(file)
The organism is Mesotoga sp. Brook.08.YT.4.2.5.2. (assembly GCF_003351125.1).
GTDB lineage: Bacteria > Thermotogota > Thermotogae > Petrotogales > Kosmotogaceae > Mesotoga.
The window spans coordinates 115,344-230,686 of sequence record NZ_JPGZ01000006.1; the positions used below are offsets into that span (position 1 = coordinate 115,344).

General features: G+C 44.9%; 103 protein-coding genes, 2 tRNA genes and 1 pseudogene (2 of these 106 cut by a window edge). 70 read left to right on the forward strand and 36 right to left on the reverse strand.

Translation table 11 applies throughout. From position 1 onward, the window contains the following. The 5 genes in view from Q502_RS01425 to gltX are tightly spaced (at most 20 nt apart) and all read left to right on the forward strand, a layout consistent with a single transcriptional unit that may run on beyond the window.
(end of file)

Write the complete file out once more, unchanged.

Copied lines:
The organism is Mesotoga sp. Brook.08.YT.4.2.5.2. (assembly GCF_003351125.1).
GTDB lineage: Bacteria > Thermotogota > Thermotogae > Petrotogales > Kosmotogaceae > Mesotoga.
The window spans coordinates 115,344-230,686 of sequence record NZ_JPGZ01000006.1; the positions used below are offsets into that span (position 1 = coordinate 115,344).

General features: G+C 44.9%; 103 protein-coding genes, 2 tRNA genes and 1 pseudogene (2 of these 106 cut by a window edge). 70 read left to right on the forward strand and 36 right to left on the reverse strand.

Translation table 11 applies throughout. From position 1 onward, the window contains the following. The 5 genes in view from Q502_RS01425 to gltX are tightly spaced (at most 20 nt apart) and all read left to right on the forward strand, a layout consistent with a single transcriptional unit that may run on beyond the window.